Sunday, March 18, 2012

Investing for retirement

 Everybody saves for retirement, some more carefully than others. Some of us rely on government pensions to sustain us in our retirement, some on company pensions, some on private Pension Funds to which we have contributed. We trust the Pensions managers not to steal our money, and we trust them to invest it sensibly – in blue-chip bonds and shares denominated in reputable currencies.

If we want to gamble on dodgy nickel-miners or Third World bonds, we’ll do it with our play-money, thank you. We certainly don’t want anybody to gamble with our retirement savings. If they lost it, what would we do when we’re too old to work?

It’s a bit disconcerting to observe the shaky status of the Euro, the European currency that is used by a ragged assortment of seventeen nations – including what are charmingly called the PIIGS, pronounced “pigs” – Portugal, Ireland, Italy, Greece and Spain. Greece is the Western banksters’ chosen practice ground, where they experiment with how far a nation can be degraded before it collapses into a Police state.

Bankster is a new word combining the words “banker” and “gangster”. Banker in this usage refers to an investment-banker (merchant-banker, in England) – not a traditional, respected, straight-as-a-die clerk like the nice man or woman who stamps your deposit-slips.

Many of us are uncertain whether the world’s politicians and senior Civil Servants – in general – are too corrupt and irresponsible to be trusted. We need have little doubt with regard to those in the five PIIGS. There, corrupt banksters have bribed or bullied corrupt officials into pledging their governments’ future tax revenues as security for unnecessary loans.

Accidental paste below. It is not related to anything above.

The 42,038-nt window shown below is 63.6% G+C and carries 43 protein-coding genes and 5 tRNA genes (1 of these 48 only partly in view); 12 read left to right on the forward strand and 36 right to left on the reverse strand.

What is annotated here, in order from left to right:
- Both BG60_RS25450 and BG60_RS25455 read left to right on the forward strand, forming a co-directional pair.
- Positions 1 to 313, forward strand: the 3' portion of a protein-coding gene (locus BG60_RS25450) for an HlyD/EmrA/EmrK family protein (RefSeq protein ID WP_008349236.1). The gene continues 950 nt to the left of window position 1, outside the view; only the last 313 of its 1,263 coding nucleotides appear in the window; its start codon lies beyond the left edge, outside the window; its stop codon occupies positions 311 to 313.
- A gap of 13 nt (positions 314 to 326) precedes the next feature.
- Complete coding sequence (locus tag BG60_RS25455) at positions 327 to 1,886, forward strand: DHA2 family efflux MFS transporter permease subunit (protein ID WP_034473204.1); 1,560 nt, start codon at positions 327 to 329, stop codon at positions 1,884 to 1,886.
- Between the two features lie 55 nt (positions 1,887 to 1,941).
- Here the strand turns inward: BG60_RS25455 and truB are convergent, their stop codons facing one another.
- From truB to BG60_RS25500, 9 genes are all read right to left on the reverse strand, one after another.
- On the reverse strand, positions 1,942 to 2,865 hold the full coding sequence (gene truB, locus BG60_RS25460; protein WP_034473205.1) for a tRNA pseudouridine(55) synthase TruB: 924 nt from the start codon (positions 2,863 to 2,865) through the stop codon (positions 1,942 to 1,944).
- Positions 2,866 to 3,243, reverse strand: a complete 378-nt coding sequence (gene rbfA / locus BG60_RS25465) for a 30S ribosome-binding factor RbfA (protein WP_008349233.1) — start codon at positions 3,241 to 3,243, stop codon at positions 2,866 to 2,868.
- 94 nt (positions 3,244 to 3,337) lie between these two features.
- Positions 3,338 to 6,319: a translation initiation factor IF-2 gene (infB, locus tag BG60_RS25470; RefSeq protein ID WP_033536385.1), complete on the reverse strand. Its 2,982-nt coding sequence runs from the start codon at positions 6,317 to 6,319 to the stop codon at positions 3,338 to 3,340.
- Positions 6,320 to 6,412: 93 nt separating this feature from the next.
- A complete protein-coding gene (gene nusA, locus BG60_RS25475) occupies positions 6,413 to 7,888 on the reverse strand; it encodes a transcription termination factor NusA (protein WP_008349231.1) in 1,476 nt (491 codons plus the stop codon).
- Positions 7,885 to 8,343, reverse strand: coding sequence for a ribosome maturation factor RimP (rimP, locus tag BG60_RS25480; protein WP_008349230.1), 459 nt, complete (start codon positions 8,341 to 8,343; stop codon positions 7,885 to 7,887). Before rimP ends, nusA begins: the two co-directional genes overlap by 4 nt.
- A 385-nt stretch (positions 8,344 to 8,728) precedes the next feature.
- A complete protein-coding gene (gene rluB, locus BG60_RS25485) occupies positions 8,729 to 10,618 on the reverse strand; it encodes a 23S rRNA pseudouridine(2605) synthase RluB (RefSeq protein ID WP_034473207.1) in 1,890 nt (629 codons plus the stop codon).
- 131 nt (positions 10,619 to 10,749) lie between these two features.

The loans are (as often as not) spent on weapons to ward off imagined enemies. And, as often as not, the corrupt banksters own the weapons-manufacturers. And even more often than not, all the corrupt bribers and bullies get together and persuade the victim-nations to go to war by even more bribing and bullying, so that the weapons actually get used and have to be replaced with new ones. It’s a sweet deal.

Sometimes the loan-money is passed directly to the weapons-makers. Greece, poor and bankrupt, spent the whole of one of its recent bailout-tranches on new army tanks and other equipment. It doesn’t even have an enemy at the moment! Well, never mind, the banksters will find them one. Stand by for a false-flag attack by some CIA-sponsored gang based in Turkey.

The relevance of all this is that some of our own retirement-savings are invested (indirectly, at least) in PIIGS government bonds, some of which have no likelihood of being repaid except in grossly devalued currencies.

A few years ago I attended a couple of AGMs of one local Pension Fund, just to see what it was doing with my son’s savings. What a bunch of innocents its Directors and Investment Managers were. They didn’t have much of a clue about the outside world. As long as their portfolios were beating “the benchmark” (which they themselves had set), they were happy. Never mind if the US Dollar was going up or down; they had no idea at all how that might impact their members’ retirement savings.

All our local Pension Funds’ investments are governed by the Pensions Law, passed by our local parish-councillors, which permits some specified kinds of investments and forbids others. Last time I checked, it permitted Greek government bonds and forbade gold bullion. Sigh.